Jack Wells,  Author of As A Roaring Lion shares his knowledge about planning for a genre novel

    Author: Ron Burgundy

    Publisher: Crown Archetype (November 19, 2013)

    Sold by: Random House LLC

    ASIN: B00EIGS388

    To take the greatest advantage of the technology of the 21st Century a tool some authors are turning to is Kickstarter

    At the heart of every worthwhile piece of fiction is a compelling story that, once started, keeps an audience engaged, riveted, and/or enthralled until its end. This captivating quality is generally realized through an artful blend of clarity, conflict, and intensity.

    Do you use Facebook personally and professionally?

    Should the music of Wagner be played in Israel?

    For four centuries the West Bank and east Jerusalem, were provinces of the Turkish Ottoman Empire; after that, from 1922 until 1948, they were ruled by Britain under the Mandate given it by the League of Nations. These areas have never been under any Arab sovereignty. The Palestinians have never had a political state of their own; and when offered the opportunity to create one by the United Nations General Assembly in 1947, refused to create one.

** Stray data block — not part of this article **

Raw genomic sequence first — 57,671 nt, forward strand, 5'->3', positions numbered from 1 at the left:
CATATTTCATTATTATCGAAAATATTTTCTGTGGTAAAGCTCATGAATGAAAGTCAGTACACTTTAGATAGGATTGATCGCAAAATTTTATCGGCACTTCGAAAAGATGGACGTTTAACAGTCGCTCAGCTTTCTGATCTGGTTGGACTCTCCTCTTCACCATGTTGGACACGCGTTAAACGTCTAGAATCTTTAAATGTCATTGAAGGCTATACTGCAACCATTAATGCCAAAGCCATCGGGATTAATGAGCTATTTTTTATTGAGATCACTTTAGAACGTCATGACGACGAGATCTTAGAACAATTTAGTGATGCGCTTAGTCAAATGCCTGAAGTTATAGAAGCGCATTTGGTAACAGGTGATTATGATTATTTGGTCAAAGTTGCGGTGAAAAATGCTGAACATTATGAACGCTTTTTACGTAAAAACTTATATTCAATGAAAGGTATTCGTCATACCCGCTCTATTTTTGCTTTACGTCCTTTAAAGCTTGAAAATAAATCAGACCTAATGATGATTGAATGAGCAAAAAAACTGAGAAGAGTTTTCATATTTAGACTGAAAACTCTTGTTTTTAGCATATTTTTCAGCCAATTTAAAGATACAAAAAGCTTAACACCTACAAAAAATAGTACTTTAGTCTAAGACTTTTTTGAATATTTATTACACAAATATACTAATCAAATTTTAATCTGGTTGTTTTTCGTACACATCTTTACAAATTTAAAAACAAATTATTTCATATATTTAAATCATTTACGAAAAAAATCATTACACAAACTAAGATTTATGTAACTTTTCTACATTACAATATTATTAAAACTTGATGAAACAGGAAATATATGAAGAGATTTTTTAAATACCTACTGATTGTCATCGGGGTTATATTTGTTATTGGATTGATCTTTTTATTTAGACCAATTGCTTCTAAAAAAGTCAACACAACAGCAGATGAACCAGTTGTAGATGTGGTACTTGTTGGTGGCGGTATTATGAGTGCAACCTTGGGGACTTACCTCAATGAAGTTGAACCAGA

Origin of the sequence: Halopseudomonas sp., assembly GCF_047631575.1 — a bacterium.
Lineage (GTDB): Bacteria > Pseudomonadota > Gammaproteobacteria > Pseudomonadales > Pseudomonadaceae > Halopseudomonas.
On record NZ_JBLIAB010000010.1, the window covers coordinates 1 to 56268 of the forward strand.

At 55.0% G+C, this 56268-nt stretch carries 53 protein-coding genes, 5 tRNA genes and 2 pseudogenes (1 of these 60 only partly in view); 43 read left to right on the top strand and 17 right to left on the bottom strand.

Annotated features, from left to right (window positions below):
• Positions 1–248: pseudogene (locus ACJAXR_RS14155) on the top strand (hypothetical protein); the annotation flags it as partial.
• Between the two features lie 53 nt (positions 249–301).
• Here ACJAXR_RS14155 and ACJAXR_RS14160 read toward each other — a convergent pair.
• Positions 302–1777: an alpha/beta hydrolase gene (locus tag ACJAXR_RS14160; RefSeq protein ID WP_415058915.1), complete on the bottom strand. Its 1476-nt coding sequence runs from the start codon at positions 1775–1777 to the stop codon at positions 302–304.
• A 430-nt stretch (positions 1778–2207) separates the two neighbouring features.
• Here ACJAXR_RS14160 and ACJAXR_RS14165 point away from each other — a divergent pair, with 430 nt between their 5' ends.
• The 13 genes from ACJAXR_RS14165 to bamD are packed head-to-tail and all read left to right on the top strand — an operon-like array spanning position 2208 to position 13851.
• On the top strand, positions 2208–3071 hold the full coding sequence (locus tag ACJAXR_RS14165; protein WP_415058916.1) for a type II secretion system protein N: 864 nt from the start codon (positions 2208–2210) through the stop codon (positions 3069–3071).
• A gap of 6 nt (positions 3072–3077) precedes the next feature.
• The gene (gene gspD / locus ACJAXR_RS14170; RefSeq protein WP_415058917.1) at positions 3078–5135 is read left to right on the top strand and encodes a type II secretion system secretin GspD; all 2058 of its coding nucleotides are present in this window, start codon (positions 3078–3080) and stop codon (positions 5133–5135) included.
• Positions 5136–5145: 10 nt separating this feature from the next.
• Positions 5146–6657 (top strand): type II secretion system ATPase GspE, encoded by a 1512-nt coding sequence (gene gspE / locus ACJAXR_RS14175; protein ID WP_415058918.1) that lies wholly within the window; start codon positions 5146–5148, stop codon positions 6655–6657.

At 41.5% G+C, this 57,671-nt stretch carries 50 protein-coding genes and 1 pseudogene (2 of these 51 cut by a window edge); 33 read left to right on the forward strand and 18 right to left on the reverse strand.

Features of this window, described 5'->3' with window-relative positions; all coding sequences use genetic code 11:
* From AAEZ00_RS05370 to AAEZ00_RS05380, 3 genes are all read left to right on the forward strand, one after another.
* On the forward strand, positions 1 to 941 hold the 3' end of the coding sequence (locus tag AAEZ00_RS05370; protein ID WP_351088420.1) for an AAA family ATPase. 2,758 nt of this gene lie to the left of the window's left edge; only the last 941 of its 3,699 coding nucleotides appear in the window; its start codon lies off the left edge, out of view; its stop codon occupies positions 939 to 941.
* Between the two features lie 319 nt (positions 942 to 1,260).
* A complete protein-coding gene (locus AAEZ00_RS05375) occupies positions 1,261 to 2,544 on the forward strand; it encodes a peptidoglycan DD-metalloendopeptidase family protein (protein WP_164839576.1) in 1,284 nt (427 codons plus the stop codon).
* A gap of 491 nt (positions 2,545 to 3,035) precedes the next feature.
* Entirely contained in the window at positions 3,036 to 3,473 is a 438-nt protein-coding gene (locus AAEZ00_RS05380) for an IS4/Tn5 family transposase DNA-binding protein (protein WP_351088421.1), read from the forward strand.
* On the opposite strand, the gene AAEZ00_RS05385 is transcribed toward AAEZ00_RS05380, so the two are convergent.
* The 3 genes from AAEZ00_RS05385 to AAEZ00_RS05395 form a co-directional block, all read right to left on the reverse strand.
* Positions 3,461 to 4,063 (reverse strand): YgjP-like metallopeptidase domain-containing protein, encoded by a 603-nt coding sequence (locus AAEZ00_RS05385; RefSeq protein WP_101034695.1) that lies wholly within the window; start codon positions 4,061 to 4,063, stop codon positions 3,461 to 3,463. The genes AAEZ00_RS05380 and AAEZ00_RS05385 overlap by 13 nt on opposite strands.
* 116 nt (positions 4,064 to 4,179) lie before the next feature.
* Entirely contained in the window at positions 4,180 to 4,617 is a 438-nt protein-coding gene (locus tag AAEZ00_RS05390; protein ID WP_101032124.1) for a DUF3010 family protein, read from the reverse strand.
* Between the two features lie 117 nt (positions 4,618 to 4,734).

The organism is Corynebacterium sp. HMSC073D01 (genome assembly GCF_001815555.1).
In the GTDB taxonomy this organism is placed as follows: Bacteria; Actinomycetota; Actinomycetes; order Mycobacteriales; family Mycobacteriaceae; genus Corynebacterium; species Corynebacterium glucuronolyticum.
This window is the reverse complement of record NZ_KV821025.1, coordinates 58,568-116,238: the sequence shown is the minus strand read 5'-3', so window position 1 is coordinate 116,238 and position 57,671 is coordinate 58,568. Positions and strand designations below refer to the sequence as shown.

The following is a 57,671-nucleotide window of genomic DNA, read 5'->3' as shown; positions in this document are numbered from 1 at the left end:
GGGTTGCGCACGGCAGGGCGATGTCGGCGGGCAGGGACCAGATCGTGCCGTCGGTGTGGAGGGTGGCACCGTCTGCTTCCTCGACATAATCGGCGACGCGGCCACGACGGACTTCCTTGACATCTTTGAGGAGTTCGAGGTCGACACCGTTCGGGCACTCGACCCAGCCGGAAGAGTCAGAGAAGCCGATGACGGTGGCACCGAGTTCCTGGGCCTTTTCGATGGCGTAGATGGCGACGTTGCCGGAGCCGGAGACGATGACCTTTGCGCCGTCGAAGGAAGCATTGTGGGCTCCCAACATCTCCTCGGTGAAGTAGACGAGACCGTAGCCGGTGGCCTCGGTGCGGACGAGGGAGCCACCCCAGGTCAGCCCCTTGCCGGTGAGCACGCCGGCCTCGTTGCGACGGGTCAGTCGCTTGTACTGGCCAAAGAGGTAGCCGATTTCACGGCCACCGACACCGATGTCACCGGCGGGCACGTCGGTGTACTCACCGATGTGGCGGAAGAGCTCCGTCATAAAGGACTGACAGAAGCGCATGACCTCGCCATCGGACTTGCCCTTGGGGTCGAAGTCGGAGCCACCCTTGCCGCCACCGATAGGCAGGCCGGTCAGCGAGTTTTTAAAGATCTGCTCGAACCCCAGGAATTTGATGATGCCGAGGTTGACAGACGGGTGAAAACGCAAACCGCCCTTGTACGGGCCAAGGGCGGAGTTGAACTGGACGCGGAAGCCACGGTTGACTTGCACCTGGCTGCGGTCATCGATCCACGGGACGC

When I use a word,” Humpty Dumpty said in Alice in Wonderland, “it means just what I choose it to mean, neither more nor less.  Can you make words mean so many things?”

    The English are watching on television the brutal massacres in Syria. They have raised their security level from “miffed” to “peeved.” They may raise it again to “really irritated,” or even “a bit crossed.” This should be a warning to foreigners because the last time the British felt “a bit crossed” was in 1588 when they had to defeat the Spanish Armada.